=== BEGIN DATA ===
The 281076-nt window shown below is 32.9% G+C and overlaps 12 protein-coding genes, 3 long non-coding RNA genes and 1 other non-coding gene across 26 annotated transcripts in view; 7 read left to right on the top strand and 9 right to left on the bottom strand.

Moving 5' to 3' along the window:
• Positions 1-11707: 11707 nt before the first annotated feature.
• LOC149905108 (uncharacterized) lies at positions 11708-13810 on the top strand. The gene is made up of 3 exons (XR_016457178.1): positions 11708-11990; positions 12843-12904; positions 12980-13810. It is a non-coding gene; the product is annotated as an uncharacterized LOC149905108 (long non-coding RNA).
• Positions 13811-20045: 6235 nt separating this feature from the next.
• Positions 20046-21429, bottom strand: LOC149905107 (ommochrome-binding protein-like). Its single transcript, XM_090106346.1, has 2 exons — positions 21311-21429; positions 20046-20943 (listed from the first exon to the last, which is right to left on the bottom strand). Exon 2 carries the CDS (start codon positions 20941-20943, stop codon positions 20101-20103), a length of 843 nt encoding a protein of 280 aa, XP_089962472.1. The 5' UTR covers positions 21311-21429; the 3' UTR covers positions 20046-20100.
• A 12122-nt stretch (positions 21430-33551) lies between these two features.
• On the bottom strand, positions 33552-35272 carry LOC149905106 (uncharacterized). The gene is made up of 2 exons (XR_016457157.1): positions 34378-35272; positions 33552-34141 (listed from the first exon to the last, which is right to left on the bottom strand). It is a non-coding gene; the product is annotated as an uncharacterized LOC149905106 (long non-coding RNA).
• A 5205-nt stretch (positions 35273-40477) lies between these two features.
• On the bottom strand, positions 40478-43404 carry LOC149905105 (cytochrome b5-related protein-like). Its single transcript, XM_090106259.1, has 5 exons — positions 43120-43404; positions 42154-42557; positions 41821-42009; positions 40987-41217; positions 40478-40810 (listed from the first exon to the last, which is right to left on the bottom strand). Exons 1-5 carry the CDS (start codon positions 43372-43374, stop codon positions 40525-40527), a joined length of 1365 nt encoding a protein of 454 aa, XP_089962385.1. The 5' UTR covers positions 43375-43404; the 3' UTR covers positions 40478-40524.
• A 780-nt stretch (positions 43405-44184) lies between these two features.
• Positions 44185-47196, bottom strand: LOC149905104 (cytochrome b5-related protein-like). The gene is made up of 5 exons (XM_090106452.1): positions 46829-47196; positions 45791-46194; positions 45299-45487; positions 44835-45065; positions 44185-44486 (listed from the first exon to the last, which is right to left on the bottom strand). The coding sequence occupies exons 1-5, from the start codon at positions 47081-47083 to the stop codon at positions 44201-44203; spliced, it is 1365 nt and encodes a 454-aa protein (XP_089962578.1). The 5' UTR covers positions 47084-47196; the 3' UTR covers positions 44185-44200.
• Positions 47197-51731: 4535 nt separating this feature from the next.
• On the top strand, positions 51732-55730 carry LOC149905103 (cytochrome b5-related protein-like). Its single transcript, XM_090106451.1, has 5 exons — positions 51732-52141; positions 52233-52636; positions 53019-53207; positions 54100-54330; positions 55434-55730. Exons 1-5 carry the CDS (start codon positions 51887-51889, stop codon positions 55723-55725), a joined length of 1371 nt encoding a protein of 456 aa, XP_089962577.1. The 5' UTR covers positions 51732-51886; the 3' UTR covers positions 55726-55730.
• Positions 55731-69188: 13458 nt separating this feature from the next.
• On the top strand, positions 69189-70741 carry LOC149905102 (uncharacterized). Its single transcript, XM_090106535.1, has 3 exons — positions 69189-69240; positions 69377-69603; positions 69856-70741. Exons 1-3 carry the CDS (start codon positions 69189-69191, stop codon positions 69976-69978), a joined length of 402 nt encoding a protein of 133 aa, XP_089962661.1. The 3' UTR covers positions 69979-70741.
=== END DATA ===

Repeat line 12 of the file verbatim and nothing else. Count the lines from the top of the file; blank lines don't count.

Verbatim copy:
• Positions 44185-47196, bottom strand: LOC149905104 (cytochrome b5-related protein-like). The gene is made up of 5 exons (XM_090106452.1): positions 46829-47196; positions 45791-46194; positions 45299-45487; positions 44835-45065; positions 44185-44486 (listed from the first exon to the last, which is right to left on the bottom strand). The coding sequence occupies exons 1-5, from the start codon at positions 47081-47083 to the stop codon at positions 44201-44203; spliced, it is 1365 nt and encodes a 454-aa protein (XP_089962578.1). The 5' UTR covers positions 47084-47196; the 3' UTR covers positions 44185-44200.